In the course of a few days, President Donald Trump showed how thoroughly he has conquered conservative activists and the Republican Party.
At the Conservative Political Action Conference, the attendees would have carried him in on a litter if they had been afforded the opportunity, and Republicans applauded everything he said in his address to the joint session of Congress.
The GOP reaction to Trump's speech was one of the night's fascinating subplots: Would Republicans applaud protectionism? Of course. Would they give a standing ovation to an infrastructure program that would have had them scowling in disapproval if President Barack Obama proposed it? Yeah, why not? Would they enthusiastically greet talk of paid family leave and investments in women's health? By all means, sign them up.
Trump's ecstatic reception from the right over the past week is testament to the sheer gratitude of the GOP rank and file that Trump, against all expectations, vanquished the House of Clinton.
Something more fundamental is going on, though. We are witnessing the end of Reaganism — and among the very people who were supposed to be most supportive of it. This doesn't mean Trump and Congress won't pursue conservative policies; tax cuts, a defense buildup and deregulation all have a distinctly Reaganite ring.
But the defining commitment of Reaganism to cutting the size of government is clearly fading.
If this commitment was always easier to enunciate than to effect, the aspiration was nonetheless important. Neither Ronald Reagan nor Newt Gingrich succeeded in paring back government, but they slowed its growth. And limited government was an organizing principle for the right.
This year at CPAC, Steve Bannon offered a different principle. He posited that nationalism unites the right and that limited-government conservatives are just one element of the broader coalition. This view encapsulates the change wrought by Trump, in part because Reaganism had become so stale.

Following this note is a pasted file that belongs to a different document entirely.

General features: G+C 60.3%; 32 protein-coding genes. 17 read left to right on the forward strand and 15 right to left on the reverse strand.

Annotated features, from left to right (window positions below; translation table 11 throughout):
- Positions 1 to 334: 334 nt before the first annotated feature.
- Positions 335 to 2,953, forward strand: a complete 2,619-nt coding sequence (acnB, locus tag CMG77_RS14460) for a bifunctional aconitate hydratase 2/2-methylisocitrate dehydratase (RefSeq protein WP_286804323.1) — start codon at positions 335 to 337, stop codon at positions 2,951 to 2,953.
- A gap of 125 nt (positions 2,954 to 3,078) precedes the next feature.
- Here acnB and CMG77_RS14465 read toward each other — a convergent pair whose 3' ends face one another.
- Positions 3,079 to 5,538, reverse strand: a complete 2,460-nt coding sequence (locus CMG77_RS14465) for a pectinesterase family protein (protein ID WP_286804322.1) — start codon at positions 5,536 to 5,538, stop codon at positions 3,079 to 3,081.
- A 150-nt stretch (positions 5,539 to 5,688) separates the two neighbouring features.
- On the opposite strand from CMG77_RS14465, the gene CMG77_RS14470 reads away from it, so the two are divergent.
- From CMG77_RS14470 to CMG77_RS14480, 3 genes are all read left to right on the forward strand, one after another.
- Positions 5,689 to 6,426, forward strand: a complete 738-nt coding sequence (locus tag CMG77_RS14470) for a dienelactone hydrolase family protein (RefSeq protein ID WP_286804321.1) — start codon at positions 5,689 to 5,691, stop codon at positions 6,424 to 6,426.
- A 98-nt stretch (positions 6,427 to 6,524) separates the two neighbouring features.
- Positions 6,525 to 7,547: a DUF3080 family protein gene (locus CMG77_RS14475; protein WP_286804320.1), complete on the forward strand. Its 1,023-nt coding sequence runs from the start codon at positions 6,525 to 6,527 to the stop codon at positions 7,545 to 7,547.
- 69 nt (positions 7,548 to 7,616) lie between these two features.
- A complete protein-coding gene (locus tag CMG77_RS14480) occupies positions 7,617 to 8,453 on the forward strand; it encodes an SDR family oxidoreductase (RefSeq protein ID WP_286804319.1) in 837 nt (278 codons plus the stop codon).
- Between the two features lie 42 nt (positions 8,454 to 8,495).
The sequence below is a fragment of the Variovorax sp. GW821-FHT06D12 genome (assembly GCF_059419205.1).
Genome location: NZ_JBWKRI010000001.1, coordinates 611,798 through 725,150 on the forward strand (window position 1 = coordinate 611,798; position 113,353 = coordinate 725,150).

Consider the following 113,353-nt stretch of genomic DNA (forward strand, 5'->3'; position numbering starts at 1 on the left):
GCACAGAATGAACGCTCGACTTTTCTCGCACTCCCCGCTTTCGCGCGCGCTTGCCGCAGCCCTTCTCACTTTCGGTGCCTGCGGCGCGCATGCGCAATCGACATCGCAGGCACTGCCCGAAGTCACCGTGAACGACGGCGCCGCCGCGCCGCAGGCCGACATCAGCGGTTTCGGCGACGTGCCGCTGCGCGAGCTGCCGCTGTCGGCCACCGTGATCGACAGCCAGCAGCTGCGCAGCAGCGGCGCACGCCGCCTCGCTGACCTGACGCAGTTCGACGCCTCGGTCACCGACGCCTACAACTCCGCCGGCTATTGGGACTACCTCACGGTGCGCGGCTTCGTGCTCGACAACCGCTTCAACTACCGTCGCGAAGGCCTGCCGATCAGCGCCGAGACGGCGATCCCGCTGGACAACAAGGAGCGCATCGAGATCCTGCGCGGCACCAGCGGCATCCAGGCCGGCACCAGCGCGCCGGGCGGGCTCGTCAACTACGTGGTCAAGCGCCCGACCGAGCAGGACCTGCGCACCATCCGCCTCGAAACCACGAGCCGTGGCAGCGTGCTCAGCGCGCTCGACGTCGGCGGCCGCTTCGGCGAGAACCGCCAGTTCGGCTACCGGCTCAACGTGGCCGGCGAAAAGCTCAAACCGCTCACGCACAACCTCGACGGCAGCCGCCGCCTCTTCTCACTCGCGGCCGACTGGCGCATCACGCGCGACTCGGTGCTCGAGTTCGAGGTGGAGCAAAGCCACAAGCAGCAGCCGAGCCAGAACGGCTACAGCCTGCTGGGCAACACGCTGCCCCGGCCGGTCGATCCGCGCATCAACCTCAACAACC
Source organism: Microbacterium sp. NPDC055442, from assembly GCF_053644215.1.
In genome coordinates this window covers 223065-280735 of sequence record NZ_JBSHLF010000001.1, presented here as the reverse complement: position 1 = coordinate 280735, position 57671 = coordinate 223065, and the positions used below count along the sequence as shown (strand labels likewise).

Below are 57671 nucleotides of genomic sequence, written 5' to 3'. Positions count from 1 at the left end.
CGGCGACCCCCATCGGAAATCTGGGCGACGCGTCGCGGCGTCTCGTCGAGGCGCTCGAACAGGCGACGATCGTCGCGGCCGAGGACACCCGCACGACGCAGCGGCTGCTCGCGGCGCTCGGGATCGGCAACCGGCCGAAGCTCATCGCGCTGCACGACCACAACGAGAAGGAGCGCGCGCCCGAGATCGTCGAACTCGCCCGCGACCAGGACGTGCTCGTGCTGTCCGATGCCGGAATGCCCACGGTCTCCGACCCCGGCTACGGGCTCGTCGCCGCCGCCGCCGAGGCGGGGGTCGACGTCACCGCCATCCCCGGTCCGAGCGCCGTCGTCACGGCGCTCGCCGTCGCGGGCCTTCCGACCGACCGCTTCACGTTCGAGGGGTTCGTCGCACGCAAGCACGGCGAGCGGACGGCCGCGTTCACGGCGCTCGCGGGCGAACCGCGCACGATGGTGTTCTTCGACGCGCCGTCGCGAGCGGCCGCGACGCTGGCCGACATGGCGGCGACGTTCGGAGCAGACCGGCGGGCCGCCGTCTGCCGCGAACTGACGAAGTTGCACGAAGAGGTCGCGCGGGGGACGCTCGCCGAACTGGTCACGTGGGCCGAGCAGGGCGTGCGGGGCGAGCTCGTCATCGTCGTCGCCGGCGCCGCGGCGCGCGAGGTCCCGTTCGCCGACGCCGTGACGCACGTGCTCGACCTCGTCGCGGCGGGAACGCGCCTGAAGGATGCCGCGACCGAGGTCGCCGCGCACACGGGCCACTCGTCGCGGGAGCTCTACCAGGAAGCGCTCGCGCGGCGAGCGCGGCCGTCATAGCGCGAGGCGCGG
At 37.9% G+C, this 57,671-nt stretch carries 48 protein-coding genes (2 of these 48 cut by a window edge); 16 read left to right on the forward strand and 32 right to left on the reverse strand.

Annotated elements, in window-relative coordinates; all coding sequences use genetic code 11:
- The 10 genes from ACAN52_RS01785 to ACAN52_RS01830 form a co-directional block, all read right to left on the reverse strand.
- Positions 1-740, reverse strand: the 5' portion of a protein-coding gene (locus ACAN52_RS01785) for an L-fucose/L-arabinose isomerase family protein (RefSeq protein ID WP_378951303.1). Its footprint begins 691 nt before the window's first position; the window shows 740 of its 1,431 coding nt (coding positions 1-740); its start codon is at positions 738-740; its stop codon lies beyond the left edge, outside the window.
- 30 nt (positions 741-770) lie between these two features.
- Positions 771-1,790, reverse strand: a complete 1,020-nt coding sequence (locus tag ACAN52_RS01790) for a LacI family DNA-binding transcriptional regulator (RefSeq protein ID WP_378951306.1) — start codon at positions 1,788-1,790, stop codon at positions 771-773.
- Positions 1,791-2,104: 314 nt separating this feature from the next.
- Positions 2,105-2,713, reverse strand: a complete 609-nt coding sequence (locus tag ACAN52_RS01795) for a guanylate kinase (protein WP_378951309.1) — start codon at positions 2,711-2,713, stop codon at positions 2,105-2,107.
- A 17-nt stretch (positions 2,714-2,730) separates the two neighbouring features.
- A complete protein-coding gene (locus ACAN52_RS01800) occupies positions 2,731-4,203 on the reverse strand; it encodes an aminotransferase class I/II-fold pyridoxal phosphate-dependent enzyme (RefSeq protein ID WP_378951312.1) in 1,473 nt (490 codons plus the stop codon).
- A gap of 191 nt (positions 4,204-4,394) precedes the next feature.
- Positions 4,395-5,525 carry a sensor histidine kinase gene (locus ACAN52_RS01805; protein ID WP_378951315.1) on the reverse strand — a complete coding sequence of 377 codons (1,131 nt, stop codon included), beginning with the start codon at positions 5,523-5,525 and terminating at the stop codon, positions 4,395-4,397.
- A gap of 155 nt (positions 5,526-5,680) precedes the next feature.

The conventional Republicans in the 2016 primary race hewed to Reaganism as a creed frozen in amber circa 1981. It didn't need significant updating; it just needed reassertion with feeling. They were too rigid, too insular and too nostalgic. They were beaten by someone who was none of those things. Actually, Trump was nostalgic, but not for the Reaganism of the 1980s.
Whereas they mistook all of America for a CPAC ballroom, Trump existed outside the ideological consensus of the GOP and picked up on issues that didn't enter the worldview of politicians obsessed with the glories of the 1980s, like wage stagnation.
Trump took his heterodox mix of policies, won the election and then could show up at CPAC and in Congress — venues where he was largely disdained 12 months ago — and bask in the adulation of eager Republican converts to Trumpism.
This Trumpism is still a work in progress. As expressed in his speech to the joint session, it is a jumble of populism (the dominant strand, with its emphasis on protectionism and immigration restrictionism), conventional GOP priorities (tax cuts, deregulation, etc.), and Ivanka-ism (family leave, women's health).
The only thing that doesn't fit is limited government. Trump wants both guns and butter, a military buildup and nation-building at home. He is not overly concerned with how to pay for this, or for his tax cut. Social Security and Medicare, an enormous swath of the budget, appear to be off-limits. The risk is that Trump may give us the rhetoric of Andrew Jackson with the fiscal discipline of Lyndon Johnson.
Yet no one can be certain where this is headed. It is possible that the Republican majorities in Congress will impose more fiscal restraint on the president than he is inclined to impose on himself.
Perhaps Reaganism, one way or the other, will emerge again, although for now, its former guardians and enthusiasts have fallen hard for something else.